“Cold cash for hot tips.”
That’s the slogan of the local Crime Stoppers organization, and so far this year, they’ve lived up to it. More than $4,000 in rewards has been paid to area citizens who have called the Crime Stoppers tip line to give information that led to an arrest.
“There are a lot of times when the public does know something about a crime. We can’t do this without their help,” said R.C. “Buck” Owens, the local Crime Stoppers coordinator. “Our function is to pay all the rewards that we can.”
Crime Stoppers is a nationwide organization that works with law enforcement agencies by forwarding tips that relate to crimes or wanted persons that have been provided by anonymous sources.
“The relationship between Crime Stoppers and law enforcement is good,” Owens said. “We’re not trying to do their job. We’re trying to help them with their job.”
According to Owens, the organization works with local law enforcement agencies to publicize crimes when the agencies think the public may have information related to those crimes. For example, it might have occurred along a busy street, or might involve a neighbor.
“The information given out is public information,” Owens said. “The police and sheriff’s offices turn over details to Crime Stoppers so we can generate publicity.”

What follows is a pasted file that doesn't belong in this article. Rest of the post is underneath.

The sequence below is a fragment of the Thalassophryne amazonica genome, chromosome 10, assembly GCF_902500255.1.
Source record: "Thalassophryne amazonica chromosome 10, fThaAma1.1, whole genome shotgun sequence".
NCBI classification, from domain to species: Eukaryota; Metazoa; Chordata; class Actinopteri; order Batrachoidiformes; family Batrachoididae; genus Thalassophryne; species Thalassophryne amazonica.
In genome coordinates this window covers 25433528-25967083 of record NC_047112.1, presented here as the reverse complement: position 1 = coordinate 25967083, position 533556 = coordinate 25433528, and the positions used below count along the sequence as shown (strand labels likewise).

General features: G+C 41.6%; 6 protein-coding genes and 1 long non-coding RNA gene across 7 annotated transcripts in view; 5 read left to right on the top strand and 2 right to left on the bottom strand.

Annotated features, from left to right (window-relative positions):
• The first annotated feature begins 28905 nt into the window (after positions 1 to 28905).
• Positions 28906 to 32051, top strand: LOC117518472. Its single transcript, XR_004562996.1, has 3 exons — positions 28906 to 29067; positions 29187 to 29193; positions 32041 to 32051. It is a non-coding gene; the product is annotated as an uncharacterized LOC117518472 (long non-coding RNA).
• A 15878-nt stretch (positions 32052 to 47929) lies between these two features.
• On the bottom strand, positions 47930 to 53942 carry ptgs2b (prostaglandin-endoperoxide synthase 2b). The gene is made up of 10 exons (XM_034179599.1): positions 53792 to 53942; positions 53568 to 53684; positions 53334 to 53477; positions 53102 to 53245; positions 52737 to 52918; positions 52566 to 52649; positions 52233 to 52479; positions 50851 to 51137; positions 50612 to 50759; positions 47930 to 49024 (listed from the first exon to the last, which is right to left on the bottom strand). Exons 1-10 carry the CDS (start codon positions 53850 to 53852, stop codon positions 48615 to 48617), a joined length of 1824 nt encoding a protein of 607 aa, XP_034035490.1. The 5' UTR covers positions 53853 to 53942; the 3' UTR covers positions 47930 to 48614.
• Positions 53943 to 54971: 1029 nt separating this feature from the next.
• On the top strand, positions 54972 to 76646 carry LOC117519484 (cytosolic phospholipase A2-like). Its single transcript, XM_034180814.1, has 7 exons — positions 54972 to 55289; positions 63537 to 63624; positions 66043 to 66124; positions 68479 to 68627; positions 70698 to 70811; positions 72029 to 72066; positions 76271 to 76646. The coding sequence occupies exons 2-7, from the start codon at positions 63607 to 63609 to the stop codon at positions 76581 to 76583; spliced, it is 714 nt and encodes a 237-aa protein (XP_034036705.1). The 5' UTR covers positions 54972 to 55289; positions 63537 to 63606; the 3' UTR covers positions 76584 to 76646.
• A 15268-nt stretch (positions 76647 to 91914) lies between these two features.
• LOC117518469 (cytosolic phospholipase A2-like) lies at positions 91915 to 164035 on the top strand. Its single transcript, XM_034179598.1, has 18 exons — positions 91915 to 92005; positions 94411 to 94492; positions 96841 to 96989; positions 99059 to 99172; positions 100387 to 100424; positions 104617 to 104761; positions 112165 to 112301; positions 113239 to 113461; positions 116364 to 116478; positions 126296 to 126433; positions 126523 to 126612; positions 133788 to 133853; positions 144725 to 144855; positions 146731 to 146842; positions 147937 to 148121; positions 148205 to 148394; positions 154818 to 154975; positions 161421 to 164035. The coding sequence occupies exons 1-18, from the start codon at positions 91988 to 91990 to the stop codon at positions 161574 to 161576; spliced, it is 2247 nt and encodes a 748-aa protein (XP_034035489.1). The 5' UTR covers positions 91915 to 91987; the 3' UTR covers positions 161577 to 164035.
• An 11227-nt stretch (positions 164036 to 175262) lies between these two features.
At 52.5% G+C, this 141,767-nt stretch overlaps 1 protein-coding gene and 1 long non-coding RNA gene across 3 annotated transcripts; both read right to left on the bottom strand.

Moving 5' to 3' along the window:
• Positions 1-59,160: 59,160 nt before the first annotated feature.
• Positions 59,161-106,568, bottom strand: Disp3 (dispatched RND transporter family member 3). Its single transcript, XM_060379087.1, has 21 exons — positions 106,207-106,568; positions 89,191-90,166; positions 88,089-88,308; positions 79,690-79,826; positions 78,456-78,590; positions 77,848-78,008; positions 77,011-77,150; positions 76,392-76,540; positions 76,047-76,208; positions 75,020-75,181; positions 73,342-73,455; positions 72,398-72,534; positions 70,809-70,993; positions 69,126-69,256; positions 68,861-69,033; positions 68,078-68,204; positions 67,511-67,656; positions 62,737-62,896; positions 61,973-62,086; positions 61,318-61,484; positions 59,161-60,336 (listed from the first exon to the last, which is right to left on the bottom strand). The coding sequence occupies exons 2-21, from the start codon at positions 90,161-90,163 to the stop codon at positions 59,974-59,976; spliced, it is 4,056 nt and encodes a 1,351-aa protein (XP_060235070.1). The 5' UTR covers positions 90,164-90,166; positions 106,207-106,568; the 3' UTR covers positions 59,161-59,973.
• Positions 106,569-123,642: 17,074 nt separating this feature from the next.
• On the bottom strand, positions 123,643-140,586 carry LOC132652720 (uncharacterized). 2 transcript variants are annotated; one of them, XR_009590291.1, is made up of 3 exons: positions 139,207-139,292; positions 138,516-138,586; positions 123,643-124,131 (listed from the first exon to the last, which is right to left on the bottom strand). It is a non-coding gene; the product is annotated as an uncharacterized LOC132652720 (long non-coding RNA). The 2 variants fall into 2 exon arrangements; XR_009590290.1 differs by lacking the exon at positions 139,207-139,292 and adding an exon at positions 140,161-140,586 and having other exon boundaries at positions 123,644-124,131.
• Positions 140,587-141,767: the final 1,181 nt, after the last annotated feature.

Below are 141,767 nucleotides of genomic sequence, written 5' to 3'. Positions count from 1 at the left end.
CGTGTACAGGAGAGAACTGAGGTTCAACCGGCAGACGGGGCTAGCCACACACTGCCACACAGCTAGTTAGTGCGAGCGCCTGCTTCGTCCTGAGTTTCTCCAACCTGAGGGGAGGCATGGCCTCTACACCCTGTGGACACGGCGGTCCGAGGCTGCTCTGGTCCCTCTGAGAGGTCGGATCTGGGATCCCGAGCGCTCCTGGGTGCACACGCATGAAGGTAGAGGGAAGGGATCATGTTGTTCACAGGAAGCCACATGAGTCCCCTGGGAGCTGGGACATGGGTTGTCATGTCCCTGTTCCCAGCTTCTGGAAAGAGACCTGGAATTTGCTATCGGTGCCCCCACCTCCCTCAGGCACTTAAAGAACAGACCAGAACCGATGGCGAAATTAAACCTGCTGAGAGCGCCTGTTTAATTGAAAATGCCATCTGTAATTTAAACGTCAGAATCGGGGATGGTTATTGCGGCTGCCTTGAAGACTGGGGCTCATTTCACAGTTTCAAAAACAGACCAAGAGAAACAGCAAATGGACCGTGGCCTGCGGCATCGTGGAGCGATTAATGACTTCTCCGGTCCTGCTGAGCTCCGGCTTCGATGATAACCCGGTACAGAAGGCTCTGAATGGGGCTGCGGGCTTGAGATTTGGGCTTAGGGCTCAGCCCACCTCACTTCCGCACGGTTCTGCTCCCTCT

Crime Stoppers pays rewards for information received on its tip line that leads to an arrest. The cornerstone of the program is the guarantee of anonymity to individuals providing tips.
According to Owens and Barton Harris, who serve on the organization’s board of directors, reward money comes primarily from probation fees. They said that jurors can also donate their stipend to the organization and that the local group also holds fund-raisers. In 2006 it raffled a Harley-Davidson motorcycle.
“Eighty percent of the organization’s funds must go to rewards,” Owens said.
Both direct and indirect costs associated with crime impact the quality of life for all residents of Brown County, Owens said in a press release.
“Quality of life issues can dictate the future population and economic growth of our community. This makes these issues everyone’s responsibility. While law enforcement officers are hired to combat crime, they can’t do it without the assistance of the people within their jurisdiction,” Owens said. “Citizens need to be involved. Involvement can be through service organizations, civic groups, Neighborhood Watch programs or Brown County Crime Stoppers.
The local Crime Stoppers organization was created in 1984 and has been certified by the state since 2002. It is governed by a 9-member board of directors that meets monthly. The tip line for individuals with information about a crime or individual wanted for a crime is 646-TIPS.
For additional information about the local organization, write to P.O. Box 83, Brownwood, TX 76804 or call (325) 739-2053 between 8 a.m. and 12 noon on the first and third Monday of each month.